French and EU blog

François Hollande is in Africa for the first time as president to begin “a new chapter” in French relations with the continent. Before his trip to open the 14th Francophone summit in which it was not sure that he would attend, he gave a major interview to France 24, where he stated that he would not be sending further troops to Mali but would provide logistical help, equipment and training. The north of Mali militants allied to al Qaeda, have declared this region’s independence since April 2012. Hollande said that it should be Africa that should decide what the response should be.

Senegalese president, Macky Sall, and his French counterpart, Francois Hollande

Hollande will acknowledge on his trip the role that France had played in colonisation and the trans-atlantic slave trade. There will also be a focus on growth; many African economies are growing at a faster rate than those within Europe. Hollande will promote French economic interests in the continent, which already accounts for 1/5 of business operating in Africa. Hollande declared in a speech which was well received, that it was time for new, “sincere” relations between his country and the fast-growing economies of Africa. Hollande went on to say:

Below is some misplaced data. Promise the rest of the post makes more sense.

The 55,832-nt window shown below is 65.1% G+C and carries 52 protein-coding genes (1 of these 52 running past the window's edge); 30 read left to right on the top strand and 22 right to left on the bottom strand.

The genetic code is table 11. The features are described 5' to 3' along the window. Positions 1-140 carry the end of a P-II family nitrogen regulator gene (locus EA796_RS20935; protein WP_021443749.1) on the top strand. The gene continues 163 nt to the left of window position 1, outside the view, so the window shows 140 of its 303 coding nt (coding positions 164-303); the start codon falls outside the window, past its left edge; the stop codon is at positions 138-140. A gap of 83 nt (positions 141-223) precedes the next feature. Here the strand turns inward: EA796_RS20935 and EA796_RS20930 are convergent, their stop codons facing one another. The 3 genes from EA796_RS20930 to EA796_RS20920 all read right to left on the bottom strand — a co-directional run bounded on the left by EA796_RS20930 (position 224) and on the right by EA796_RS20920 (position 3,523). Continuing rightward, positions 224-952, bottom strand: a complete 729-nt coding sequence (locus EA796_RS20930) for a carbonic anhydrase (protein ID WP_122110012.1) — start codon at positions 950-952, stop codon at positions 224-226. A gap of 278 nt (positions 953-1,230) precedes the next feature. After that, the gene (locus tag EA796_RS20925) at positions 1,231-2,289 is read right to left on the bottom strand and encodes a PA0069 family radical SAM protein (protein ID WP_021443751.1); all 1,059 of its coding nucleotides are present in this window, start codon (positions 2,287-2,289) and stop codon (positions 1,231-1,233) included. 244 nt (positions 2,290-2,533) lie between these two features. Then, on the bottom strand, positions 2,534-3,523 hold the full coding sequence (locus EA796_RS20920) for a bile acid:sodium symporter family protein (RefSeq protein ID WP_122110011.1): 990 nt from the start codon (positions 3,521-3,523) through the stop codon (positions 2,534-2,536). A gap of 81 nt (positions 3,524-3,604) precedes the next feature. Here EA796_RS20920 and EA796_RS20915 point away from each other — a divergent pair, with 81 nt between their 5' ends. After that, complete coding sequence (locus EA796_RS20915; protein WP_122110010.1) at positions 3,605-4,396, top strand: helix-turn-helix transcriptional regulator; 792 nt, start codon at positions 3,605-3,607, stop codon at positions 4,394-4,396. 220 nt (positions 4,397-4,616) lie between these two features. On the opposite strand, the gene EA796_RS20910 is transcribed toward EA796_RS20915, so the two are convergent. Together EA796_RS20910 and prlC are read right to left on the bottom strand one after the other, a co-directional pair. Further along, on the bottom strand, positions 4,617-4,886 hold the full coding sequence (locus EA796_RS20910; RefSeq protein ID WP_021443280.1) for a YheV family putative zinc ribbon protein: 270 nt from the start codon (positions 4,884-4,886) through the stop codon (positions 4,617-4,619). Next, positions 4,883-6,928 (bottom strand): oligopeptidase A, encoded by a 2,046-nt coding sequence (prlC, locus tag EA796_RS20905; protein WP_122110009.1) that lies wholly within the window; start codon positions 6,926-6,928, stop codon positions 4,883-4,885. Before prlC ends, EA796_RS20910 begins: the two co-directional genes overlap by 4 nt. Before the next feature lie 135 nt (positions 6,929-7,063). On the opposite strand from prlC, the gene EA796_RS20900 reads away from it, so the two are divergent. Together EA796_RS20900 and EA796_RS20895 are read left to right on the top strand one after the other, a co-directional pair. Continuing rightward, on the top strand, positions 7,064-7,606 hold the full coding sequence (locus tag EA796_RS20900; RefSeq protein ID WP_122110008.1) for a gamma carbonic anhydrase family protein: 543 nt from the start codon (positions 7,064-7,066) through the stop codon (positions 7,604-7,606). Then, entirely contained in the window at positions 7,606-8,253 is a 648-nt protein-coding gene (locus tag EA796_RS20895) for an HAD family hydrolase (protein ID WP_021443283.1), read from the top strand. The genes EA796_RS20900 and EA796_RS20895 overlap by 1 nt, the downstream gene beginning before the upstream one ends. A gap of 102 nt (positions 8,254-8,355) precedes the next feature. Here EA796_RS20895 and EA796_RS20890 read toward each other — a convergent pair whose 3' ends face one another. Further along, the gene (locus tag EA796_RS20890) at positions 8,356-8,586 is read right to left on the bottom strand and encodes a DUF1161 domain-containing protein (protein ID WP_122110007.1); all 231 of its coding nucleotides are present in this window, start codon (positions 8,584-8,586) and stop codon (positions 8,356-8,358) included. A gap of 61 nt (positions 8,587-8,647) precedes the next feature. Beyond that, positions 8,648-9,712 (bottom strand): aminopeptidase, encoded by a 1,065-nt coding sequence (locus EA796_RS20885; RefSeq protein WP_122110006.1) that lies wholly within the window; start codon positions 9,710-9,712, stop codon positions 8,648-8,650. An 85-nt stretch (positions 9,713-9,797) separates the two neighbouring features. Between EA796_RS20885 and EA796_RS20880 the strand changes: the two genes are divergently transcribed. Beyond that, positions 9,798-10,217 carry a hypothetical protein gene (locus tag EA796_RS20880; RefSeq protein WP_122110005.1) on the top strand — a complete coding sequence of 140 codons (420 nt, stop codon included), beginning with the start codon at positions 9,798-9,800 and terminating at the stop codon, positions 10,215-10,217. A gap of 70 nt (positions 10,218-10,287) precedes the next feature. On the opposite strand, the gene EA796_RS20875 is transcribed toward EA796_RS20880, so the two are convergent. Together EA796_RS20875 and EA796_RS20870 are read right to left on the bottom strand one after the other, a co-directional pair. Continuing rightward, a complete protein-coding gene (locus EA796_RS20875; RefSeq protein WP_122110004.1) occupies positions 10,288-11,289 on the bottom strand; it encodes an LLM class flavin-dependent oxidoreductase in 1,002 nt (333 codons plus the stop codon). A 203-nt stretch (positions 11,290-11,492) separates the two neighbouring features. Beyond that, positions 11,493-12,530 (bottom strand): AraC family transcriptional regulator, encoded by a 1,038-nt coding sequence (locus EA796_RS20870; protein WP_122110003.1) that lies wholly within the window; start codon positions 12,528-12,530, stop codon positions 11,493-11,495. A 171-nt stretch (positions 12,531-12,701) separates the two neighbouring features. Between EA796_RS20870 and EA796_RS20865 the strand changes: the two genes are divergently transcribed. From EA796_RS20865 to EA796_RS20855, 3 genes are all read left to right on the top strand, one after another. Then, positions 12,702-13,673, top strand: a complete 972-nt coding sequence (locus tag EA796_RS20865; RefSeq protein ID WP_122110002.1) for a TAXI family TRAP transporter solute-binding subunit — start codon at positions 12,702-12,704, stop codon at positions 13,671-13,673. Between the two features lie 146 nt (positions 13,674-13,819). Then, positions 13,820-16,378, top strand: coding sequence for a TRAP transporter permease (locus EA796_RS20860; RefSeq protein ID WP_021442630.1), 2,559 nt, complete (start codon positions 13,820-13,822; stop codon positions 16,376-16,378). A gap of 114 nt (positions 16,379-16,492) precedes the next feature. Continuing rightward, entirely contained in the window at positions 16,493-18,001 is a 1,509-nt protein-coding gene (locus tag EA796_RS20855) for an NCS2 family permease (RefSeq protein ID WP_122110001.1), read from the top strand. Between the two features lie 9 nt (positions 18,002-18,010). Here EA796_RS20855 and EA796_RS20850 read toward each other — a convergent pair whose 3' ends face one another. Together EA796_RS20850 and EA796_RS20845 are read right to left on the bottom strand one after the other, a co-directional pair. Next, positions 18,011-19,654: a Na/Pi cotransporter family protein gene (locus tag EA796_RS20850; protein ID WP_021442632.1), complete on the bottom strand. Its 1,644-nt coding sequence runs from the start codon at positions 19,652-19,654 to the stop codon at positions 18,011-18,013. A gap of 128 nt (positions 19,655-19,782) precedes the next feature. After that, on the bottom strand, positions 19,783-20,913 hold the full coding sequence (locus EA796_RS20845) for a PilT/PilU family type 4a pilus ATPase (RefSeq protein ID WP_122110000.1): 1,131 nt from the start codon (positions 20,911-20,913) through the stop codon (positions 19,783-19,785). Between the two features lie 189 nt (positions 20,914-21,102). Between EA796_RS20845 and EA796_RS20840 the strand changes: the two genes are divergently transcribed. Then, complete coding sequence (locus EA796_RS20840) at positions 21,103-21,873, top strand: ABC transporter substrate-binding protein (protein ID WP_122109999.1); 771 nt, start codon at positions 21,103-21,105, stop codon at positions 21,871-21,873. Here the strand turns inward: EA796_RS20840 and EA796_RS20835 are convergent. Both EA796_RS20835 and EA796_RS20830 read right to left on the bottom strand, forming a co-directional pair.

“I didn’t come to Africa to give an example, or to give moral lessons. I consider Africans to be partners and friends”

The speech was in stark contrast to Hollande’s predecessor Nicolas Sarkozy, who said in a speech that was criticised by many and had members of the audience walking out in protest, in Dakar five years ago that the African man “has not fully entered history (…) never really launched himself into the future.”

The future of the French language will also be debated. Today 220 million people speak French across the world, but by 2050 there will be 700 million French speakers, most whom will be in Africa.

The summit will host 75 delegations in Kinshasa the capital of the Democratic Republic of Congo this week, where the transparency of the presidential and legislative elections that took place in November 2011 have been questioned.

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